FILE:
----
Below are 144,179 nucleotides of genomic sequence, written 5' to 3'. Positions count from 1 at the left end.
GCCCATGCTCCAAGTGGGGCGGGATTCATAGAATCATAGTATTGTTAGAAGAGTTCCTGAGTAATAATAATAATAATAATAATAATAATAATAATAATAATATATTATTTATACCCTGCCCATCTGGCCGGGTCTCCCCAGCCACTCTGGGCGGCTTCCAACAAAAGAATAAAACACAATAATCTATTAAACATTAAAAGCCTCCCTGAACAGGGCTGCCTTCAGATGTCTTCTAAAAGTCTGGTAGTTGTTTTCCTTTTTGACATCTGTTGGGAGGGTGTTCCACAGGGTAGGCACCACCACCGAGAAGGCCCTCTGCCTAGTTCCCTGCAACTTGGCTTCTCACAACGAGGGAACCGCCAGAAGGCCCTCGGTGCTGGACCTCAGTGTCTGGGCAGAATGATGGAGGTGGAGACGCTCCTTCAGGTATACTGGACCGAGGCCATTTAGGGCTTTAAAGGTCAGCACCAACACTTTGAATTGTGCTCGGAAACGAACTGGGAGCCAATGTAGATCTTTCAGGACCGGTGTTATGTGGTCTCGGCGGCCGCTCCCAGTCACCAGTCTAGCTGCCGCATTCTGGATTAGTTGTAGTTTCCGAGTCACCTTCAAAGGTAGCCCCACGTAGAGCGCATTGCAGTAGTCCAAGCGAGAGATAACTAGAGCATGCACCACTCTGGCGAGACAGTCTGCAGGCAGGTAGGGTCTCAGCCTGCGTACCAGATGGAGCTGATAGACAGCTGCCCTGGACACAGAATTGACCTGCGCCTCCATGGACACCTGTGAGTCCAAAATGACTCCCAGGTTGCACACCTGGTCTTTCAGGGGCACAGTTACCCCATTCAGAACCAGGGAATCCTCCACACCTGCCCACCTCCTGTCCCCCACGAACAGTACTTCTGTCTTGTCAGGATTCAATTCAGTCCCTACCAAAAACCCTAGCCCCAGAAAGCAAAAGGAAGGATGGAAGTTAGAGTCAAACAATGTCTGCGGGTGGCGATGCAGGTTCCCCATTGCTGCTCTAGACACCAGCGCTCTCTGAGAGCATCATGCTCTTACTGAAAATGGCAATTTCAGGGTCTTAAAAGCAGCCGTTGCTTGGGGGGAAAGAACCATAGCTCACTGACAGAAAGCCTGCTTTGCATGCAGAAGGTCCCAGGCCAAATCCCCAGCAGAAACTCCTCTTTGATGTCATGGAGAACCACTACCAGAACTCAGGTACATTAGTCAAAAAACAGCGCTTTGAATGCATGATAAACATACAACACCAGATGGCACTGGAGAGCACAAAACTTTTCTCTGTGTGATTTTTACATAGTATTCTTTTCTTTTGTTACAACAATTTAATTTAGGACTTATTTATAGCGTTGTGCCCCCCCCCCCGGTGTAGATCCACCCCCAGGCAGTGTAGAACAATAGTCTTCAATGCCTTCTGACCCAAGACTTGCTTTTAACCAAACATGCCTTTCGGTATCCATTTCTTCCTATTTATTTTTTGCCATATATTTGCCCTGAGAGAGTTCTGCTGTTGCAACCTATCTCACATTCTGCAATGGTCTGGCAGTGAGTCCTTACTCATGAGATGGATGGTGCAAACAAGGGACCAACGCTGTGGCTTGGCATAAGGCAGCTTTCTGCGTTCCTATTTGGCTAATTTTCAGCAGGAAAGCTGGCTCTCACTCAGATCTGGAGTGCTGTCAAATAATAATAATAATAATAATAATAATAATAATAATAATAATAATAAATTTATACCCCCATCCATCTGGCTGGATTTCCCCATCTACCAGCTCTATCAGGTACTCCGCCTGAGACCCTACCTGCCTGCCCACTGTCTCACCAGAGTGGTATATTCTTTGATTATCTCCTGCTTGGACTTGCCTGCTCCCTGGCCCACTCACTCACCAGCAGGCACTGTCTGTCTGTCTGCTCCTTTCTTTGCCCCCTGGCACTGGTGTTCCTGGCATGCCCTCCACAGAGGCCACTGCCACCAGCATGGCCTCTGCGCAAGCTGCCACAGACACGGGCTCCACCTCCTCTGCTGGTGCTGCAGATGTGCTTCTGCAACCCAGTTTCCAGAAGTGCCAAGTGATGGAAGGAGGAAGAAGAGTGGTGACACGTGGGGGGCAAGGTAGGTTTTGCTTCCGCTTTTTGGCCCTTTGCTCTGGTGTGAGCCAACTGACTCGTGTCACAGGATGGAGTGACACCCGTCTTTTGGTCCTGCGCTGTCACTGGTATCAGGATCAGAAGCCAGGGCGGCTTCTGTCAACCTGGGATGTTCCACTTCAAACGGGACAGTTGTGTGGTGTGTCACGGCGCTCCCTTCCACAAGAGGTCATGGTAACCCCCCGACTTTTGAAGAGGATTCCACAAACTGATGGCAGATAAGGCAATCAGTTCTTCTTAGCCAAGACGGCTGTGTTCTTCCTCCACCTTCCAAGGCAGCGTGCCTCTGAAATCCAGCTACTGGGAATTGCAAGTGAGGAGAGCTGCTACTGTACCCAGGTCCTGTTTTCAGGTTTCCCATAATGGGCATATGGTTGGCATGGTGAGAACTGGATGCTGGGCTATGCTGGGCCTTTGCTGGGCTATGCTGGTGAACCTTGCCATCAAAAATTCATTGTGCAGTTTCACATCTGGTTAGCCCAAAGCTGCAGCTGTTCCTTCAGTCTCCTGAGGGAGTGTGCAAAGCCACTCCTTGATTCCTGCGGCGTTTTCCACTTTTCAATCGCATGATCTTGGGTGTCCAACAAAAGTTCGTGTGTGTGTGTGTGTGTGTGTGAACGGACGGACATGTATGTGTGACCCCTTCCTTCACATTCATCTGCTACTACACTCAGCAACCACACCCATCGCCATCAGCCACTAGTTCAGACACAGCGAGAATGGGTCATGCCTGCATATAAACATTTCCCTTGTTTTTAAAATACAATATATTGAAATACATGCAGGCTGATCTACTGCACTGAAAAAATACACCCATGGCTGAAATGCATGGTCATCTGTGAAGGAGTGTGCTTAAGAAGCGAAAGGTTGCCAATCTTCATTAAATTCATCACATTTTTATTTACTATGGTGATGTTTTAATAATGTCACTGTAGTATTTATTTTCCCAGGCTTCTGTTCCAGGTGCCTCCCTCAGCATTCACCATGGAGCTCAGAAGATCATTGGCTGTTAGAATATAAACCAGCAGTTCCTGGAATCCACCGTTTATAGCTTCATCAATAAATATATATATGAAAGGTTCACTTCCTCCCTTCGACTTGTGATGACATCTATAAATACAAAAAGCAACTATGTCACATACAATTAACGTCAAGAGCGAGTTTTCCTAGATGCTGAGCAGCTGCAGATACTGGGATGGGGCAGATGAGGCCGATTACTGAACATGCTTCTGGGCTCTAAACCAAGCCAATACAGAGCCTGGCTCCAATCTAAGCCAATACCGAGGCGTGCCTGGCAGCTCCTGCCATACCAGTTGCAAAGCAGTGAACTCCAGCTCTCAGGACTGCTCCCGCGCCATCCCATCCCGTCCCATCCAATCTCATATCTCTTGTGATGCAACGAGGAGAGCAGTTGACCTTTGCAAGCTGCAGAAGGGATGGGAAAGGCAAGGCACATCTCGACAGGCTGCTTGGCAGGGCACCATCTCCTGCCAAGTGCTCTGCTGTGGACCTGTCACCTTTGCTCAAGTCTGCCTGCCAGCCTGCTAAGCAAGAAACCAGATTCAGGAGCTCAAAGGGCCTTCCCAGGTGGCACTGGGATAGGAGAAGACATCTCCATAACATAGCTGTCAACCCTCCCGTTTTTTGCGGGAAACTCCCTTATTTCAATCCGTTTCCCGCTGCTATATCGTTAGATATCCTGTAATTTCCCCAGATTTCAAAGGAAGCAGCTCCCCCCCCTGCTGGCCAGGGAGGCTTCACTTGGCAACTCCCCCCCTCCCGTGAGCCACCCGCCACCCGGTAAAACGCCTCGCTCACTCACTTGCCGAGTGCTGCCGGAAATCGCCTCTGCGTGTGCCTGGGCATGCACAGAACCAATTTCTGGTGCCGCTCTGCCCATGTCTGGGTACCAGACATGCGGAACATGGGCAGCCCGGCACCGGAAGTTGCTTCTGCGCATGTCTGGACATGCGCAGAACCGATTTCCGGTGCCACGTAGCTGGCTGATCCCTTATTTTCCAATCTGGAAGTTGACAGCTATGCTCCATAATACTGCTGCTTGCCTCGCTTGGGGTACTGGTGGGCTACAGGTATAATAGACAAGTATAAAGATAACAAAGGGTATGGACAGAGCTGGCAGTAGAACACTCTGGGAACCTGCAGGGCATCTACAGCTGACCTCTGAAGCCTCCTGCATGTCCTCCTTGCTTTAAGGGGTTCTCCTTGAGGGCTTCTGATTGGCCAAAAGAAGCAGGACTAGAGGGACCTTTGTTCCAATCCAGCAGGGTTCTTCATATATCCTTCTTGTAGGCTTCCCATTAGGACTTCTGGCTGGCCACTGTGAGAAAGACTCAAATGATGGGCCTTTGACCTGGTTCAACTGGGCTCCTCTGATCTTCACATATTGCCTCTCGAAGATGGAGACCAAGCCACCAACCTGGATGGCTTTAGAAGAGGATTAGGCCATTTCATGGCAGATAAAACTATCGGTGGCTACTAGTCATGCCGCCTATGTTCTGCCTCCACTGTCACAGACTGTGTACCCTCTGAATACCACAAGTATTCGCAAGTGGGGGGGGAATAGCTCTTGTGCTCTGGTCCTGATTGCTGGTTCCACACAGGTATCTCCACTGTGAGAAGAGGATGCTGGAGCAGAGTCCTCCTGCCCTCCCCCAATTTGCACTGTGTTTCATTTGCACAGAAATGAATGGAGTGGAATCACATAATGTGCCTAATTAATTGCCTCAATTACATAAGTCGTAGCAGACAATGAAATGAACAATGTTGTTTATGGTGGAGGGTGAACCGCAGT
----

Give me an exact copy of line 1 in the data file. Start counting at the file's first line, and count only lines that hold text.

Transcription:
Below are 144,179 nucleotides of genomic sequence, written 5' to 3'. Positions count from 1 at the left end.